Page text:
Every year, flooding hits communities across Canada, causing millions of dollars in property damage and stress to homeowners.
New research from the University of Waterloo, funded by the Standards Council of Canada (SCC) and conducted by the Intact Centre on Climate Adaptation identifies 20 best practices to design and build new residential communities that are more flood-resilient.
The best practices were published in the report titled, Preventing Disaster Before It Strikes: Developing a Canadian Standard for Flood-Resilient Residential Communities.
Following consultation with municipal stormwater management experts, engineering consultants, developers, insurers and homebuilders, the report outlines best practices, including:
- Building new homes in areas that are not in floodways or in the flood fringe unless flood-proofing addresses flood risks.
- Increasing storm-sewer capacity in communities in anticipation of more severe rainfall.
- Designing streets to channel rainfall away from homes to safe discharge areas.
- Ensuring homes are well above potential water levels that follow extreme rainfall events.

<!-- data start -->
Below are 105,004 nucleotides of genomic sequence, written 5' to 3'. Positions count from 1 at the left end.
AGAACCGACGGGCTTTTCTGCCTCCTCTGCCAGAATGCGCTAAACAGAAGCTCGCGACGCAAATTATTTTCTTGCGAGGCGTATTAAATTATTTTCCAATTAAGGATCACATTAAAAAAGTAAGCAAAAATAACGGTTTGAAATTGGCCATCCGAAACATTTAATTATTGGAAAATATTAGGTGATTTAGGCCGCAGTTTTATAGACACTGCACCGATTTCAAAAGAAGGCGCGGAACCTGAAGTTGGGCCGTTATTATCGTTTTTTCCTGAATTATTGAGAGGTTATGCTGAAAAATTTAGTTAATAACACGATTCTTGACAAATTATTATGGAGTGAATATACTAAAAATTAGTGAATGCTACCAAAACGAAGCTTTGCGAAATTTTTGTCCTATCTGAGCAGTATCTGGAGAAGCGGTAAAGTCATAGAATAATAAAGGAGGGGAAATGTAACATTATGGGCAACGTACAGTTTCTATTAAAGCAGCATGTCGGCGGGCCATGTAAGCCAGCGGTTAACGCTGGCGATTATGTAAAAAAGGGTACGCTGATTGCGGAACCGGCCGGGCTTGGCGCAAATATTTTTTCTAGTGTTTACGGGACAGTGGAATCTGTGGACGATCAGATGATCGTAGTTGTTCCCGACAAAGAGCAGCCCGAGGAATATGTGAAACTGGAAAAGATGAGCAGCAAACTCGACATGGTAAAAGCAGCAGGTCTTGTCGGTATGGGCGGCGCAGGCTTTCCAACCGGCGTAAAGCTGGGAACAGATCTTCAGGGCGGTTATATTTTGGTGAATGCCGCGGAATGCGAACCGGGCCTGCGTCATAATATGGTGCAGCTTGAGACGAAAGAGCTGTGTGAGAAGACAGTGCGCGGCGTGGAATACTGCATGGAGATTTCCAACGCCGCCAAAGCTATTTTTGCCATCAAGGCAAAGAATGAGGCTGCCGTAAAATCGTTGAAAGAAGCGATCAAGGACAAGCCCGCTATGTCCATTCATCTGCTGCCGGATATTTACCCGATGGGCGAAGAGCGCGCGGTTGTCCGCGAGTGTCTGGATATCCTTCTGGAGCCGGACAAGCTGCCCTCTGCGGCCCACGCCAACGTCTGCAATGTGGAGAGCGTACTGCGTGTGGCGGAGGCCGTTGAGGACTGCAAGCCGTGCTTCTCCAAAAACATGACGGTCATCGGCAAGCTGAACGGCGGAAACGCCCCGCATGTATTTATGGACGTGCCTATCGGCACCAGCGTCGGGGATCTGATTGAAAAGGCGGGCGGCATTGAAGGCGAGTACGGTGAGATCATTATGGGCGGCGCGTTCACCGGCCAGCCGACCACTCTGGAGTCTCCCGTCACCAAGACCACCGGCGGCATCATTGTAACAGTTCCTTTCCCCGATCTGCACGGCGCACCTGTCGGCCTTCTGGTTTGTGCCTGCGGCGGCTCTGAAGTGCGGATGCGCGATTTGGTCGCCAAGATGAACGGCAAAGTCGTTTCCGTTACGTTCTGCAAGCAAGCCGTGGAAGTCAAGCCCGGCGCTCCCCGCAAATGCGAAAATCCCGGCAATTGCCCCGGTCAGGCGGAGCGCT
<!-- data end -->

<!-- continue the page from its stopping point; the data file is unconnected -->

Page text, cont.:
- Ensuring that sewer-pumping stations are located in areas that remain operational during extreme rainfall, thus limiting the chance of sewer backup into homes.
“With the larger storms that we are seeing today, and the bigger ones that are coming, those who purchase homes in communities built in line with these recommendations will also be buying some peace of mind every time it rains,” said Blair Feltmate, a professor in Waterloo’s Faculty of Environment and the head of the Intact Centre.
The Intact Centre is seeking input on the effectiveness of the best practices to reduce flood risk and their practicality for implementation, as well as suggestions for additional best practices from municipalities, building practitioners and other interested parties. The deadline to provide input is October 31, 2017
Story Source: Press Release